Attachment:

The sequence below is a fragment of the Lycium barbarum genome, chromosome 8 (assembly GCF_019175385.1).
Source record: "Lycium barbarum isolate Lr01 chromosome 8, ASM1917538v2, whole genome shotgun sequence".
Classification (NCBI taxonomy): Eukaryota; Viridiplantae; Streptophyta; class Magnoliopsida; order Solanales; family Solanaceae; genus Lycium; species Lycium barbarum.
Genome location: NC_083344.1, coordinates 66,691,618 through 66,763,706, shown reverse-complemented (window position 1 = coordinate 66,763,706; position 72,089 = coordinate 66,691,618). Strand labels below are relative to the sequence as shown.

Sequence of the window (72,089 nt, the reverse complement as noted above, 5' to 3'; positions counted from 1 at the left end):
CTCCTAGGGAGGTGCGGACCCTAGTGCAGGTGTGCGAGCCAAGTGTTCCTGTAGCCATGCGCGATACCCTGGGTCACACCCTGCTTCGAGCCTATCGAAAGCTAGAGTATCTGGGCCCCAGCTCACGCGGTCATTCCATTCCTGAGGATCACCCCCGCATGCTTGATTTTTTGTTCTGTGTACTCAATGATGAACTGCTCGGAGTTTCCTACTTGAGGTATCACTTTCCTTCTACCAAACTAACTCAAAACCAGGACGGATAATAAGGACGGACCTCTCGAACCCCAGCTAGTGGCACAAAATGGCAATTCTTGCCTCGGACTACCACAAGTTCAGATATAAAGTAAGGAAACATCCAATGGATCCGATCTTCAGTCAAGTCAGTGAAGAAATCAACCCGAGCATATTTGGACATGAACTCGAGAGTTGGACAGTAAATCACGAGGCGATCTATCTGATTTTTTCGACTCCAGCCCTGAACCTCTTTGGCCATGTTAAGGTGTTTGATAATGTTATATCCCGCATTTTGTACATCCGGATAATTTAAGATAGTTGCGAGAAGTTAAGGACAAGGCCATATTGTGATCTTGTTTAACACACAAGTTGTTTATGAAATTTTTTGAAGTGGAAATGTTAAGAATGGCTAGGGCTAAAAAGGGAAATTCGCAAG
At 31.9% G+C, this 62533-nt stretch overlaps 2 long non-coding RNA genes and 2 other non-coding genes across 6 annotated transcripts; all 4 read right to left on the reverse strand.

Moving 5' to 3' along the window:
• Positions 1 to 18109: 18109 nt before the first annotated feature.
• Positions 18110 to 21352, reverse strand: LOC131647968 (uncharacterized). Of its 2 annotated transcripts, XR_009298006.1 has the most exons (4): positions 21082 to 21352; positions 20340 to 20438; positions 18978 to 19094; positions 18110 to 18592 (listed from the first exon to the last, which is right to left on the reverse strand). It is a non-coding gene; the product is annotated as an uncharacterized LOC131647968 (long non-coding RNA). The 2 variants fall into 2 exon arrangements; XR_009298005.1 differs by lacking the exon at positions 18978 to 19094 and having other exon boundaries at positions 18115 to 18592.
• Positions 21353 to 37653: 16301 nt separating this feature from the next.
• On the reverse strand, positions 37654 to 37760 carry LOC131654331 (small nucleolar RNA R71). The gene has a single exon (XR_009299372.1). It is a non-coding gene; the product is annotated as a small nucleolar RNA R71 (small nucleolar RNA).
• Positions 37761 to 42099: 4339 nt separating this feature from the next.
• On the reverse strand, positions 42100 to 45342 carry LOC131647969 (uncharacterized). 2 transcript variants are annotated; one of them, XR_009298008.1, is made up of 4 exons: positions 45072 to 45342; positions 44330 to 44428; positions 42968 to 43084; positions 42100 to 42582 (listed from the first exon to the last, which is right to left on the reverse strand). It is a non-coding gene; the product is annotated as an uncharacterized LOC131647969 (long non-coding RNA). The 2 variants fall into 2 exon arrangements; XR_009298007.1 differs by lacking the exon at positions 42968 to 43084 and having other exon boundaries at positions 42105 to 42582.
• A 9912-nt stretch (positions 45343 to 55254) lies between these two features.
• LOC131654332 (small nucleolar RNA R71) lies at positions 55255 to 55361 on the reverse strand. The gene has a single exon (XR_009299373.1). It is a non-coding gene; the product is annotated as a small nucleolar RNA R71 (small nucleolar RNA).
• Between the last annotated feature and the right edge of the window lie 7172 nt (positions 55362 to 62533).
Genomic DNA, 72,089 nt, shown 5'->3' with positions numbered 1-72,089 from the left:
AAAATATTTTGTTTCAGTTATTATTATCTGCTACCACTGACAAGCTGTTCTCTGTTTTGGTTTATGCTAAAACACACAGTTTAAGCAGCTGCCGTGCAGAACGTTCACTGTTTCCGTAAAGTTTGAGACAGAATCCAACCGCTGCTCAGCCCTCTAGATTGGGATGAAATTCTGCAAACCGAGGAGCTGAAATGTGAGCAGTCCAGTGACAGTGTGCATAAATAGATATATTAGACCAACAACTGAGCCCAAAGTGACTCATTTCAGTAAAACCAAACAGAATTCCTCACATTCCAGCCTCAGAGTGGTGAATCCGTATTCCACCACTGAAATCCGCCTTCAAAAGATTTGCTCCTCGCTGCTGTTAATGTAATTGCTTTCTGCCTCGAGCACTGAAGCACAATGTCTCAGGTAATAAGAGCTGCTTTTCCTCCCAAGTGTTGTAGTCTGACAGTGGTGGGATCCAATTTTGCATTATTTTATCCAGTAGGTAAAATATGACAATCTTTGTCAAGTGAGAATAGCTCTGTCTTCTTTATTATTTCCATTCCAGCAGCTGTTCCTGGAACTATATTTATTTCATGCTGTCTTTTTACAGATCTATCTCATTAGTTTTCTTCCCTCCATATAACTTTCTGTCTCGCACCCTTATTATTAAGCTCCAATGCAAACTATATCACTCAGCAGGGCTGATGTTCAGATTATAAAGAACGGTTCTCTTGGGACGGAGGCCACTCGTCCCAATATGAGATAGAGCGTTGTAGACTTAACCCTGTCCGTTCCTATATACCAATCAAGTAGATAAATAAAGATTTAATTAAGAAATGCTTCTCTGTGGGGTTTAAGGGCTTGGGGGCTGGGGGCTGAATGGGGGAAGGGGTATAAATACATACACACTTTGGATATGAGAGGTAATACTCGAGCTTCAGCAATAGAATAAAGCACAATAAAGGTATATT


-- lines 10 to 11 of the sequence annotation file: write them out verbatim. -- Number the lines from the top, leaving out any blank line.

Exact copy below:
• Positions 18110 to 21352, reverse strand: LOC131647968 (uncharacterized). Of its 2 annotated transcripts, XR_009298006.1 has the most exons (4): positions 21082 to 21352; positions 20340 to 20438; positions 18978 to 19094; positions 18110 to 18592 (listed from the first exon to the last, which is right to left on the reverse strand). It is a non-coding gene; the product is annotated as an uncharacterized LOC131647968 (long non-coding RNA). The 2 variants fall into 2 exon arrangements; XR_009298005.1 differs by lacking the exon at positions 18978 to 19094 and having other exon boundaries at positions 18115 to 18592.
• Positions 21353 to 37653: 16301 nt separating this feature from the next.